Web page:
As to 'off-grid', this is real: because the area is near the National Radio Astronomy Observatory, we're in a 13,000 square mile National Radio Quiet Zone. To better hear the aliens, and catch the detail of distant exploding nebulae ... no cell phone towers in southeastern WV ... I carry my Spot emergency tracker, should the unforeseen root catapult my mountain bike towards infinity, deep in wilderness ...
Here are a few photo and resource links ... Gil and Mary Willis have a great program, only four hours from DC ... this is an easy, enjoyable escape.
Cranberry Wilderness, large arena of this adventure
Elk River 2012 photo gallery ... Wilson shots with pocket cam and a few SLR ...
Elk River Inn and Restaurant ... Gil and Mary Willis proprietors; also fly fishing, mountain biking, cross country skiing guides and support
West Virginia Mountain Bike Trails ... Trails marked Slatyfork, Richwood, Cranberry, Snowshoe ... are in the zone ... there are hundreds of rides in this area ... I only scratched the surface (using my mediocre riding skills ...) ...
There are many great road rides, also, which you can find using MapMyRide ...
While I only rode part of it, I like this beast ride from Elk River Inn, to the Scenic Byway (Rt 150), and back across Williams River Road through the fish hatchery to Edray ... lots of meaningful climbs, up to 4,500', down to 2,500' and back up again, all within 40 miles ... and great scenery ...
Thursday, June 14, 2012
I like taking pictures because they capture things that are dramatic and meaningful in life. I've read a lot about photography -- I had my first darkroom when I was 10 in DC, about 42 years ago; a geeky high-school photo-clubber stinky with Dektol; went to the Nikon school with my father George when I was 12; and spent a lot of time thinking about F-stop, lens depth of field, bokeh, shutter speed, film granularity, camera/lens image quality, composition, background, and lighting. Sometimes this works nicely, as planned, other times it's just dumb luck. The shot above I saw and composed, kneeling in the mud in Addis Ababa. I got about 20 very good shots that day. The shot below I mostly hit it, applied a formula, and a guy rode into it.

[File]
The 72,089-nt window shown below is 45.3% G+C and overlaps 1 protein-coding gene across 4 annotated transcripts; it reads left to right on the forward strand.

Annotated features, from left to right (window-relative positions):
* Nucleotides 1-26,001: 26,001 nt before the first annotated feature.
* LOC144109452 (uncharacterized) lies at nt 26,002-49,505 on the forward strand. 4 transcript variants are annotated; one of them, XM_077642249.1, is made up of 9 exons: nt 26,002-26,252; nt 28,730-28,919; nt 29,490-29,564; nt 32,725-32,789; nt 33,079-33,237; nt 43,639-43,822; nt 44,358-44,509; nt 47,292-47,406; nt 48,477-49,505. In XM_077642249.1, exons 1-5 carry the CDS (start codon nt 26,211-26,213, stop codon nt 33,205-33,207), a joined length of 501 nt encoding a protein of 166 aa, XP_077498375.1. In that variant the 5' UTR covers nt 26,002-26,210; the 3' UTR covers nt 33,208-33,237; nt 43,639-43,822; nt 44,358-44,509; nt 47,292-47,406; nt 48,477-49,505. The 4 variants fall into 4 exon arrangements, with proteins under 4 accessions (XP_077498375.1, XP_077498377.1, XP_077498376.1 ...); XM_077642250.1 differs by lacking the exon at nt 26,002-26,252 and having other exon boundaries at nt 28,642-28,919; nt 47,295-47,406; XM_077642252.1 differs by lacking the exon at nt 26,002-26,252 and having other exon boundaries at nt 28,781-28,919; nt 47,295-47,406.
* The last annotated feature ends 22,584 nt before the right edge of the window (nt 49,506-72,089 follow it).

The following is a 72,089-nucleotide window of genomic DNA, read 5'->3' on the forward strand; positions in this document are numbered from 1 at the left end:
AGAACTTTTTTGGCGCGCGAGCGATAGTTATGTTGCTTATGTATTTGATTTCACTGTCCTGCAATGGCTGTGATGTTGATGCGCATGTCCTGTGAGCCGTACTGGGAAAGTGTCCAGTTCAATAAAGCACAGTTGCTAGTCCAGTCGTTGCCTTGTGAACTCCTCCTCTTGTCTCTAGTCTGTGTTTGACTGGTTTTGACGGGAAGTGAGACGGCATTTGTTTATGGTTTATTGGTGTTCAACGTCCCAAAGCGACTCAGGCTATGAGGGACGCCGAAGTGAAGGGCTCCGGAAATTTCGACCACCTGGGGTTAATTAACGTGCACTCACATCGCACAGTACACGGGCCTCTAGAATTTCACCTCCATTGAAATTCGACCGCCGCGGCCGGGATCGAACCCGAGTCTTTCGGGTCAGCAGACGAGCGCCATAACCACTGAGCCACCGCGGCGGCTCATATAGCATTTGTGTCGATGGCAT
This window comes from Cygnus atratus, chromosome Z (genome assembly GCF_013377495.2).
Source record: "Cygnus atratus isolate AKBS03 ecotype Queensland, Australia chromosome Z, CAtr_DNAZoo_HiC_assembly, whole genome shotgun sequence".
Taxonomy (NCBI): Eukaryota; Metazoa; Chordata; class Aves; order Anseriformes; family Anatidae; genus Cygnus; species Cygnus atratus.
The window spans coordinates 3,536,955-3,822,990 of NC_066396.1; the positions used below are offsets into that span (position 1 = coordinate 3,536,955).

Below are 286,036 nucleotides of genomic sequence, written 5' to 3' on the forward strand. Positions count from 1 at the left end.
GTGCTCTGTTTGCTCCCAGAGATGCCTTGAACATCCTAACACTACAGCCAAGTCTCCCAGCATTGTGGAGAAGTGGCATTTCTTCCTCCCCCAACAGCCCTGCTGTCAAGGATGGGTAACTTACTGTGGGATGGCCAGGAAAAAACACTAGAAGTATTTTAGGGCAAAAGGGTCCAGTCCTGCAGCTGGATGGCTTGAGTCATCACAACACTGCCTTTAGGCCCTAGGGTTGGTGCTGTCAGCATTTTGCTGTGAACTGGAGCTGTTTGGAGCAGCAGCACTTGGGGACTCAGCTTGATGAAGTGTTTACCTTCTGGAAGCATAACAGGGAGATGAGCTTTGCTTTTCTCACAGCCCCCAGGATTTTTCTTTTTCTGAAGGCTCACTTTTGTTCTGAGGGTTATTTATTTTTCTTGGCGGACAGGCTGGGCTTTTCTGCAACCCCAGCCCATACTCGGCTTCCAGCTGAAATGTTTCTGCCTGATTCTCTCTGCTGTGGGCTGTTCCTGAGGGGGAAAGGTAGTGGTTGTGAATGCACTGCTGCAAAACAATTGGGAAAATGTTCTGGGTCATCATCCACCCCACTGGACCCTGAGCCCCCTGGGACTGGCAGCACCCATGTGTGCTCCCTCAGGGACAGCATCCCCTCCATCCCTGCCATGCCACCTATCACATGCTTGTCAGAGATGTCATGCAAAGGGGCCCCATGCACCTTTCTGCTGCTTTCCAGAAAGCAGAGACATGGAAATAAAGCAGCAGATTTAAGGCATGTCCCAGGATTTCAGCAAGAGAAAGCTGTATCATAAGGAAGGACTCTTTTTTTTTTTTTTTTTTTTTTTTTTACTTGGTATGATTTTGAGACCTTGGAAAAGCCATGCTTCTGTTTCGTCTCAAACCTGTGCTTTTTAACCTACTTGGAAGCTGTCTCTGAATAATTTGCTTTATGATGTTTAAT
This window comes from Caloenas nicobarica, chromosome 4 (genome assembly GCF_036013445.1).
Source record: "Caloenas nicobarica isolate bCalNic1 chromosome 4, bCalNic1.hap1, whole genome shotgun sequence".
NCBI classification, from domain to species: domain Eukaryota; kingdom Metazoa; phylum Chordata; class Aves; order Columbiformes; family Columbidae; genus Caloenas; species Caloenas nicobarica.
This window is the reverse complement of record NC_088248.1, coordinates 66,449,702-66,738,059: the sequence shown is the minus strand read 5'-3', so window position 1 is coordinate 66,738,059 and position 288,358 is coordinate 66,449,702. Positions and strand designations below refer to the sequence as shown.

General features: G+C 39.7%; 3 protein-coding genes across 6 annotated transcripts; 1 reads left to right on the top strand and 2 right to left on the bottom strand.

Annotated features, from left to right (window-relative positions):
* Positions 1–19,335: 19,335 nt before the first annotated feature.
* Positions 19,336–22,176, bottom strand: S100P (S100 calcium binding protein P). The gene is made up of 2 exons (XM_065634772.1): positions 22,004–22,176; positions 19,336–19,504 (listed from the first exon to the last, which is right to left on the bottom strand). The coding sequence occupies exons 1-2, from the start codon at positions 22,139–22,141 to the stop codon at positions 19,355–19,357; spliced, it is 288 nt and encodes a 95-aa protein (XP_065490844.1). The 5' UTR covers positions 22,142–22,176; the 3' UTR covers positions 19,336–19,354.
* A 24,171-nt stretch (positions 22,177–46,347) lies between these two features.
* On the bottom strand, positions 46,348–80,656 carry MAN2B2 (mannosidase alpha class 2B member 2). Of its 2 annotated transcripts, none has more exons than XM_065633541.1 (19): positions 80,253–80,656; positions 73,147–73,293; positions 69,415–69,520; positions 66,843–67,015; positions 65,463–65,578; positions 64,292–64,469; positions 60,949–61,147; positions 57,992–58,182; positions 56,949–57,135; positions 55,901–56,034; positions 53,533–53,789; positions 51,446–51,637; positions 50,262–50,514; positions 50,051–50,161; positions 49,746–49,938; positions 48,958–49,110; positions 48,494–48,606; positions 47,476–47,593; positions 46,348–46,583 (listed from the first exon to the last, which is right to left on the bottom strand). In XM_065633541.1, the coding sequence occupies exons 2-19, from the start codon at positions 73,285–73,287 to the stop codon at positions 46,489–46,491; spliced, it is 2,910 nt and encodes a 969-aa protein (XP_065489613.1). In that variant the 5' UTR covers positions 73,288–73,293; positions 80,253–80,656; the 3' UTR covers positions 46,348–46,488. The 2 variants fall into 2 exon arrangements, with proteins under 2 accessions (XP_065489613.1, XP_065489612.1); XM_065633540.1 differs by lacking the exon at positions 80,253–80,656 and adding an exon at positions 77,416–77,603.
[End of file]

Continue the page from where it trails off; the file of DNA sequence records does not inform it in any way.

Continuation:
Shooting bicycle criteriums for me is pretty formulaic. I don't use the pro-standard 70-200 F2.8L zoom sports lens, instead I use a high-end portrait lens, my 135 F2L (fixed focal length). It doesn't have the reach of the zoom, but it does a great job capturing faces and people's emotions. And it's a lot lighter. In a crit, you basically know the pattern and flow of the race, where the riders will be. I get as close as possible to the riders and then let them ride into the frame. (I sometimes get grazed by racers, but I haven't been hit or in a crash -- yet.)
I shoot at 1/1250 shutter speed for pros (and 1/800 or 1/1000 for slower categories and uphills), about F8 if the light will have it, and ISO 400 (sometimes 800 if it's darker). I use manual focus. Typically, I'll pick a mark on the pavement like a traffic stripe or a tar blob and focus on it very carefully. Then as a rider is about to ride through the mark, I'll hit the shutter and hopefully I'll capture a sharp image. While I have a good camera with lots of automated composition and focusing gizmos (e.g., sports mode), I generally don't use that.
That's the capture phase. Most of the work comes afterwards, post-processing on the computer. I spend a lot of time examining picture detail, sharpness, contrast and the like. I'll think about the shape of the picture (i.e., what rectangle) and work to crop the picture. For cycling, I like to have a sense of movement, so I often crop to 16x9 HDTV long-horizontal format, with action flowing one side to the other. Something along the lines of the rule of thirds for the center of attention.
There you have it.